Saga’s Historical and Archaeological Site
Yoshinogari is a village part of Kanzaki City in the east of Saga prefecture, on Kyushu Island in Japan. It is famous for its large archaeological site, a life-sized prehistorical village reconstructed to show the Yayoi period’s daily life.
Yoshinogari archaeological site was discovered in the 1980s at the start of an industrial area development in Kanzaki City in the north of Kyushu. The excavations have unearthed the ruins of a former fortified village, surrounded by a moat from the Yayoi period, that are to this day the oldest and largest remains of this prehistorical period discovered on the archipelago.
The beginnings of the Japanese civilization are difficult to date precisely and they are usually estimated to span from about 400 BCE to 250 CE on a period called Yayoi. Its is notably characterized by the mastering of rice cultivation, ceramics with Korean and Chinese influences as well as the use of bronze and iron. This era follows the Jomon period, remains of which can also be visited in the Tohoku with sites listed in the UNESCO World Heritage since 2021.
Reconstitution of a Yayoi period village
Yoshinogari Historical Park offers a life-size immersion in a group of 3 reconstituted villages to understand the organization of the prehistorical society, its daily activities and its beliefs and rituals. Each fortified area is overlooked by a watch tower and has a specific function, showing in its architecture, for example:
- On the southern side, Minami no Mura village is the largest and the most populated of the archaeological site. It is dedicated to agriculture, trade and food storage, so you’ll find kura warehouses on stilts and semi-underground huts for a longer preservation of crops.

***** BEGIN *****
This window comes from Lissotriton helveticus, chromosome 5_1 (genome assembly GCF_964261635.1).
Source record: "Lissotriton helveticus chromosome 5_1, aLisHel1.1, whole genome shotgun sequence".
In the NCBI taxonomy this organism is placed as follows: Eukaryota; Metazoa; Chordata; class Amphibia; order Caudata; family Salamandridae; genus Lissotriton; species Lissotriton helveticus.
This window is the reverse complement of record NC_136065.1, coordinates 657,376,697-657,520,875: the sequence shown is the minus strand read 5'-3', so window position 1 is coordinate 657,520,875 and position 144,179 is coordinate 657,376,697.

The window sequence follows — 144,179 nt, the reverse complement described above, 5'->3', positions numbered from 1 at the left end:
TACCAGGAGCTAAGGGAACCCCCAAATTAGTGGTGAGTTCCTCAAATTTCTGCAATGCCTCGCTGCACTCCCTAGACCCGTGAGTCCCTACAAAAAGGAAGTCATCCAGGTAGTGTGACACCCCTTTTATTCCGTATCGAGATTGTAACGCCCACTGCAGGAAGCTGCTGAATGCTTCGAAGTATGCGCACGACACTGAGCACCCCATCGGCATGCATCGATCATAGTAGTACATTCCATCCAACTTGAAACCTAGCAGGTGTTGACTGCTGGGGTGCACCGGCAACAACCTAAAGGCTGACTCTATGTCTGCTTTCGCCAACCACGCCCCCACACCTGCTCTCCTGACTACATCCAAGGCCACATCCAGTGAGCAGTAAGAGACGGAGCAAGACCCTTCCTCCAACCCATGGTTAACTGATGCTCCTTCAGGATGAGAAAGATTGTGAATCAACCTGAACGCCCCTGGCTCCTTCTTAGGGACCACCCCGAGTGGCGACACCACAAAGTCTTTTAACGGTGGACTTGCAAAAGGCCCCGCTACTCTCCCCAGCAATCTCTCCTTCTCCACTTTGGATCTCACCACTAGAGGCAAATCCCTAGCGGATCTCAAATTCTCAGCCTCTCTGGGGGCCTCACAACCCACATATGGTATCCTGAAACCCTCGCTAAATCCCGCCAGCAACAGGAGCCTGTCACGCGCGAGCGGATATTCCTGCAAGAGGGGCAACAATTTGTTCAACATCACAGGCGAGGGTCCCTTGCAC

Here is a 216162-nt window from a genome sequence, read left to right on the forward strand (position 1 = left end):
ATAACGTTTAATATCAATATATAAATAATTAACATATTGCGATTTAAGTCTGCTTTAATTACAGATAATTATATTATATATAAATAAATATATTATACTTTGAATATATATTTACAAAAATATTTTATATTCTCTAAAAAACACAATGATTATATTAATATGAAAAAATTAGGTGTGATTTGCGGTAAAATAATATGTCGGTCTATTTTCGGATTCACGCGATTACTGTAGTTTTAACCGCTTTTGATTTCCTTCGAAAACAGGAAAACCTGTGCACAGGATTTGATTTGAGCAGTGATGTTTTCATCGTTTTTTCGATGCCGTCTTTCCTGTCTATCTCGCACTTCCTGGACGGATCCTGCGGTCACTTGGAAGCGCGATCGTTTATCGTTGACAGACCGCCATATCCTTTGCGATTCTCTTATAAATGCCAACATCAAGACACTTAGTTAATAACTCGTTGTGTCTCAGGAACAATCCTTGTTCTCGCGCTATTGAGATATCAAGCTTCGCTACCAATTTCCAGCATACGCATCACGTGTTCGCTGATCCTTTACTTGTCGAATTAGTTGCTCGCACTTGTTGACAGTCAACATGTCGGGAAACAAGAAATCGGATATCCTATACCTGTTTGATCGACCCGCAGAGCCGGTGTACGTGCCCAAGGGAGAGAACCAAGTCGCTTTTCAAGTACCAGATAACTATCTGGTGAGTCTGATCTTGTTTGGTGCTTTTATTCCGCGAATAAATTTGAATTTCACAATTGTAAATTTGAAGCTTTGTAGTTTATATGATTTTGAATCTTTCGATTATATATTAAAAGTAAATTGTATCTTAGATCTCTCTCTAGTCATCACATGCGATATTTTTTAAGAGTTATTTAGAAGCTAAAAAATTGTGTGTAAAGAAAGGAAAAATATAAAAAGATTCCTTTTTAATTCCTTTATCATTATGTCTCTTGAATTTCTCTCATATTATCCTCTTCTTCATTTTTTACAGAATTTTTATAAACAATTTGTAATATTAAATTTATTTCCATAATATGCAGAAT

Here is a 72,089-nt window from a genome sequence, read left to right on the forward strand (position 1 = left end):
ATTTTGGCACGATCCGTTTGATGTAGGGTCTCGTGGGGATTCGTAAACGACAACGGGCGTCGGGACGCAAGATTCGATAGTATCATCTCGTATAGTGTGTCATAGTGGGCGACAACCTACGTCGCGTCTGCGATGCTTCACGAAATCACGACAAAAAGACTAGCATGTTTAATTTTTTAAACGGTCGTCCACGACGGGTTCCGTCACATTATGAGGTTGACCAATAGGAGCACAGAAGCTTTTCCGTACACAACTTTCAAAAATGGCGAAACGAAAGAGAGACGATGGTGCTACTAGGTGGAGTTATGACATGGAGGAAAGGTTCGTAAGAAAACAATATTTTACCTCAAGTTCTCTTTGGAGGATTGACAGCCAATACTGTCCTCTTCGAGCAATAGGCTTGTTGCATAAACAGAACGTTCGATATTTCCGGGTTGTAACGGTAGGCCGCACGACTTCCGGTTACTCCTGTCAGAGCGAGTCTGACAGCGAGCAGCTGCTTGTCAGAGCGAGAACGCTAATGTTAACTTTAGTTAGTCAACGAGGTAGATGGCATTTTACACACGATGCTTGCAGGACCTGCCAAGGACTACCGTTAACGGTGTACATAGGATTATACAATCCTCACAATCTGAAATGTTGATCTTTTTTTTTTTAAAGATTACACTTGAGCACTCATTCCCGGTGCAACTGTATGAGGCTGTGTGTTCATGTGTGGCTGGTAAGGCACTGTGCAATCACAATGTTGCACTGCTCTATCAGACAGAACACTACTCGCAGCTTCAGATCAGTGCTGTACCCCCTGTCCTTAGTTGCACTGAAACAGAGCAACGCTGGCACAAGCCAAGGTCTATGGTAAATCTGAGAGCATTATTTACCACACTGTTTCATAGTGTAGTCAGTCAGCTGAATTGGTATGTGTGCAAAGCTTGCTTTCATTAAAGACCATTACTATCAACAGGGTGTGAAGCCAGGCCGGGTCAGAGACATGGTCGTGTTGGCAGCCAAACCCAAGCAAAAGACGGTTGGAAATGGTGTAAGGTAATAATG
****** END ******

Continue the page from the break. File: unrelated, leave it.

- In the north of the park, hidden behind several defense lines, Kita Naikaku’s inner enclosure is the village’s most protected area as it used to host its rulers, governors and high-rank priests. Religious rituals and important political decisions took place in the main sanctuary, which was the largest pavilion in Yoshinogari.
- Nearby, the Kamekan Boretsu, is a typical cemetery of the Yayoi period, with rows of buried funeral jars that were used as the last residence of reigning families.
Some of the reconstructed buildings can be entered, and some also display reconstitution of daily life scenes with wax figures. Fragile items unearthed in diggings are exhibited in the adjacent Yayoi Life Museum. Yoshinogari’s site has visual and educational qualities particularly suited to history-loving sightseers and families with children. Children can even enjoy playtime at the large open-air playground called Asobi no Hara located at the park’s western entrance.
Sacred trees and monkeys at Niiyama-jinja shrine
- A village-museum with watermills;
- Ai-Ai bridge spanning over Jobaru River;
- Niiyama Park where cherry trees 🌸 bloom in spring;
- Kunen-an's Japanese gardens (open only a few days a year for the changing of seasons); and,
- Several small temples and shrines, including Niiyama-jinja, the highest on the mountain.
The raw wood Shinto pavilions harmoniously blend in the forest’s very charismatic presence, with wonderful cedar trees, giant camphor trees and 600-years old Japanese maple trees all considered sacred. The momiji 🍁 season, during the 2nd half of November, is therefore the best time of the year to visit the shrine engulfed in shimmering hues.
Like Hiyoshi Taisha on the heights of Otsu city, Niiyama-jinja enshrines the god of mountains and agriculture named Sanno Okami or Sanno-san for the worshipers. The enclosure is displaying numerous monkey 🐒 statues, the god’s divine messenger, like the famous Sanzaru wisdom monkeys. There is also an image of Ebisu, one of the Seven Lucky Gods, and god of fishing, agriculture and trade.
Every 12 years and according to the Chinese zodiac, the shrine holds an important matsuri to celebrate the year of the monkey: The next Oondasai festival, designated Saga prefecture’s Intangible Folk Cultural Property, will take place on April 2028.